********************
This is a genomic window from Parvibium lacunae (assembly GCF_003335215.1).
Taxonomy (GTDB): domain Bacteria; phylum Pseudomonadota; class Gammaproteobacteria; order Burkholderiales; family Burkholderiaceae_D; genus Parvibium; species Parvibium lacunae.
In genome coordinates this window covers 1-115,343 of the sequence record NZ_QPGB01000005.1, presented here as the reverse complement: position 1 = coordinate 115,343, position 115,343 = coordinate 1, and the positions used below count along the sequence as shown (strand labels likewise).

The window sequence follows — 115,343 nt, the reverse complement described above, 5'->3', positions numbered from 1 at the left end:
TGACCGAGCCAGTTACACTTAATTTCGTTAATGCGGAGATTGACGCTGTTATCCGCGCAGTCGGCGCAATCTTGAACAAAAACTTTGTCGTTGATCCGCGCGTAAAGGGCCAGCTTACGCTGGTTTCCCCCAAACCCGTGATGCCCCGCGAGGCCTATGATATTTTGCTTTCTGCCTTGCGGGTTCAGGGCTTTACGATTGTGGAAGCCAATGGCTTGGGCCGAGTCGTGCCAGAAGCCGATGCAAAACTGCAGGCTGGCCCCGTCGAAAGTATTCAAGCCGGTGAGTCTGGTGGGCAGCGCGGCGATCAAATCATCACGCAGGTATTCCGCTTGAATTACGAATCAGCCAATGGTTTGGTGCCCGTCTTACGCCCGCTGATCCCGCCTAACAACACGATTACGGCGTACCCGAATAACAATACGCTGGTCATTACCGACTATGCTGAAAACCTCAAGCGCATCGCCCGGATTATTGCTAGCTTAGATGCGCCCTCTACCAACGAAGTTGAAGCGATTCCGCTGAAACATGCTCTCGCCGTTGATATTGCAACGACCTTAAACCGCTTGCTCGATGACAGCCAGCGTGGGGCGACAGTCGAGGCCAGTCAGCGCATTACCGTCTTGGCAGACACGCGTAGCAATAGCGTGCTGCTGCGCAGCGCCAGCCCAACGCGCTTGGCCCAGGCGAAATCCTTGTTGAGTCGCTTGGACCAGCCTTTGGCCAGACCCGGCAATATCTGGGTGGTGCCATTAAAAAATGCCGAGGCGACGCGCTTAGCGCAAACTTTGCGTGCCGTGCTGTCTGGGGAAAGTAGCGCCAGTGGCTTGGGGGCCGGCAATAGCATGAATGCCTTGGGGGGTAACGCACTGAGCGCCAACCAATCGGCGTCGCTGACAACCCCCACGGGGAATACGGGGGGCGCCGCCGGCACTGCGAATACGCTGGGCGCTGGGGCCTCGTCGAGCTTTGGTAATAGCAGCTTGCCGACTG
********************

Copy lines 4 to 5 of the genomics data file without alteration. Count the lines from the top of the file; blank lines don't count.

The window sequence follows — 115,343 nt, the reverse complement described above, 5'->3', positions numbered from 1 at the left end:
TGACCGAGCCAGTTACACTTAATTTCGTTAATGCGGAGATTGACGCTGTTATCCGCGCAGTCGGCGCAATCTTGAACAAAAACTTTGTCGTTGATCCGCGCGTAAAGGGCCAGCTTACGCTGGTTTCCCCCAAACCCGTGATGCCCCGCGAGGCCTATGATATTTTGCTTTCTGCCTTGCGGGTTCAGGGCTTTACGATTGTGGAAGCCAATGGCTTGGGCCGAGTCGTGCCAGAAGCCGATGCAAAACTGCAGGCTGGCCCCGTCGAAAGTATTCAAGCCGGTGAGTCTGGTGGGCAGCGCGGCGATCAAATCATCACGCAGGTATTCCGCTTGAATTACGAATCAGCCAATGGTTTGGTGCCCGTCTTACGCCCGCTGATCCCGCCTAACAACACGATTACGGCGTACCCGAATAACAATACGCTGGTCATTACCGACTATGCTGAAAACCTCAAGCGCATCGCCCGGATTATTGCTAGCTTAGATGCGCCCTCTACCAACGAAGTTGAAGCGATTCCGCTGAAACATGCTCTCGCCGTTGATATTGCAACGACCTTAAACCGCTTGCTCGATGACAGCCAGCGTGGGGCGACAGTCGAGGCCAGTCAGCGCATTACCGTCTTGGCAGACACGCGTAGCAATAGCGTGCTGCTGCGCAGCGCCAGCCCAACGCGCTTGGCCCAGGCGAAATCCTTGTTGAGTCGCTTGGACCAGCCTTTGGCCAGACCCGGCAATATCTGGGTGGTGCCATTAAAAAATGCCGAGGCGACGCGCTTAGCGCAAACTTTGCGTGCCGTGCTGTCTGGGGAAAGTAGCGCCAGTGGCTTGGGGGCCGGCAATAGCATGAATGCCTTGGGGGGTAACGCACTGAGCGCCAACCAATCGGCGTCGCTGACAACCCCCACGGGGAATACGGGGGGCGCCGCCGGCACTGCGAATACGCTGGGCGCTGGGGCCTCGTCGAGCTTTGGTAATAGCAGCTTGCCGACTG